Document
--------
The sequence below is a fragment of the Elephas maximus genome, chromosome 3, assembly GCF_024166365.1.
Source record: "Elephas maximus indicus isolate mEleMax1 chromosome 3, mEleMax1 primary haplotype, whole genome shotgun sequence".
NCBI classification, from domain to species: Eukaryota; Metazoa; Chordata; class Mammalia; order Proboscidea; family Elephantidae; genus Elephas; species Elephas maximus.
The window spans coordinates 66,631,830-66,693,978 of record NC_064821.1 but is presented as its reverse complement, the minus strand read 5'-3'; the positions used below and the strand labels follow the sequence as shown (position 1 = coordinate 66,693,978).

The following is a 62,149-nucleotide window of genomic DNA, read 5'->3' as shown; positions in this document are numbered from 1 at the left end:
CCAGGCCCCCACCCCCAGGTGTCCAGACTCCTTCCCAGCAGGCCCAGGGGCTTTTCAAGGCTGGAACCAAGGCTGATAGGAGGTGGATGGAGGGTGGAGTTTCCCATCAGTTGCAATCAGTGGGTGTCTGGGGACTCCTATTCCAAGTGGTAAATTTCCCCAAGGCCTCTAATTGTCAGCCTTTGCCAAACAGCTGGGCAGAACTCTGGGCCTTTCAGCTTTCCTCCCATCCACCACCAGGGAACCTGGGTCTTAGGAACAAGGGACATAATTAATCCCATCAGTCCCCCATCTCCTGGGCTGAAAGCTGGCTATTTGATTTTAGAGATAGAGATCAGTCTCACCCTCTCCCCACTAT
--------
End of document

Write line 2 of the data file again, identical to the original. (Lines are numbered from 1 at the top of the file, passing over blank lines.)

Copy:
Source record: "Elephas maximus indicus isolate mEleMax1 chromosome 3, mEleMax1 primary haplotype, whole genome shotgun sequence".